In politics, success has many fathers, especially when it comes to big projects like arenas, baseball stadiums and building a light-rail system. Ask local leaders to show up at a press conference announcing a big new project and its like Fathers' Day at Furrs Cafeteria. Yet, ask them to sponsor funding (like a new tax) for one of these big amenities—and suddenly these projects become awkward, bucktoothed orphans.
As talk of building a light-rail system in Albuquerque becomes more commonplace, supporters are looking for someone to take full custody of light-rail—including finding a way to pay for it. If the mayor and City Council are serious about getting a light-rail system built in Albuquerque anytime soon, they will have to champion a funding source for what will be one of the largest public infrastructure investments in the history of our city. Accordingly, the leadership to get it done will have to be bigger, bolder and more courageous.
Despite its big price tag and the sticker shock that will likely hit voters in raising funds for the project—building a light-rail system is worth it. It will transform our city in a way no other public investment has or can: by lessening our dependence on cars, encouraging a more community-based city, and attracting economic development and tourism. Property along rail lines becomes prime for redevelopment—especially in blighted areas. Urban retail and restaurants become viable because of the high pedestrian traffic and reduced need for parking. DUI rates go down because people have a viable, safe alternative to drinking irresponsibly. Air quality improves because of fewer cars on the road, and for those driving, the commute is not as hectic. Infill housing of all kinds becomes more accessible. Perhaps the strangest, and one of the greatest, side effects of all is people from different backgrounds, neighborhoods and professions actually sit in a confined space and talk to each other.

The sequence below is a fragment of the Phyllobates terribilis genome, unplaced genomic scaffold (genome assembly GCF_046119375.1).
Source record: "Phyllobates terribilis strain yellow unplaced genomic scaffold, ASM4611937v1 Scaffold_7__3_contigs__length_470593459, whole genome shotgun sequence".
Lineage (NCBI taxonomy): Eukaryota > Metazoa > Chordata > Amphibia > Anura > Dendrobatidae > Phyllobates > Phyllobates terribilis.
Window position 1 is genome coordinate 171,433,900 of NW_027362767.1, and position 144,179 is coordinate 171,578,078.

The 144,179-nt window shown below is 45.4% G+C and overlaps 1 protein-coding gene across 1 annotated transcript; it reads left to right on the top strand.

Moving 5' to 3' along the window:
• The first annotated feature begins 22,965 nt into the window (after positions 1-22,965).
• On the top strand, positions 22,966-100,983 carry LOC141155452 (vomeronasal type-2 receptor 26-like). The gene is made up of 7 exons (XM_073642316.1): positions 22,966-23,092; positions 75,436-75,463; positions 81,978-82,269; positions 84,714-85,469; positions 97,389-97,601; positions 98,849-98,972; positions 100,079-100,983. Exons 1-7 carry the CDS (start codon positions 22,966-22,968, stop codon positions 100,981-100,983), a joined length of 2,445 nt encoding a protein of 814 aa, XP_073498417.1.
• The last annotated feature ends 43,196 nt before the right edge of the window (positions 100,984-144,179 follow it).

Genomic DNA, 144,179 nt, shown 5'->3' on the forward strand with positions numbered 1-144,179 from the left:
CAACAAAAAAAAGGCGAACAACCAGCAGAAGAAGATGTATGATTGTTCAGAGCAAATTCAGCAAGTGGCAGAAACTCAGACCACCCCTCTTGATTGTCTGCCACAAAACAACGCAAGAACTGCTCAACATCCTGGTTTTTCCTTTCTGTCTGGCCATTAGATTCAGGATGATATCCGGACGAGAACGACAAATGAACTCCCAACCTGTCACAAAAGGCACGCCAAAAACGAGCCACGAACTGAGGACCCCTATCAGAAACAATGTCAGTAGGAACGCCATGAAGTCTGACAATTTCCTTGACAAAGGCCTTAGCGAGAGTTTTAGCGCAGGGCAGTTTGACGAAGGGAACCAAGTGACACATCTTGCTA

With these and the myriad other reasons why cities build light-rail systems, one has to wonder why we haven't already built it. Cities half our size all around the world have great light-rail systems. So what's the problem? Light-rail don't come cheap.
In the old days, the Federal Transit Administration (FTA), which oversees federal involvement in public transit, would pony up 70 to 80 percent of the costs of building a light-rail system. Nowadays, getting funding is a little more challenging—any city that doesn't come to the table with a guaranteed funding source for at least 50 percent of the cost won't be anywhere near the top of the list for FTA support. Depending on the technology used, available right-of-way and geography, a good system can cost anywhere from $20 to $40 million per mile. For Albuquerque's planned 10-15 mile route from the Westside to the Uptown area, that could mean as much as $600 million dollars. To have a snowball's chance of getting the FTA to fund half of our system, we need a guaranteed revenue source of at least $300 million. To put that into perspective, that is about four times what we spend in any given year for all of the city's capital needs from streets to buses to fire stations.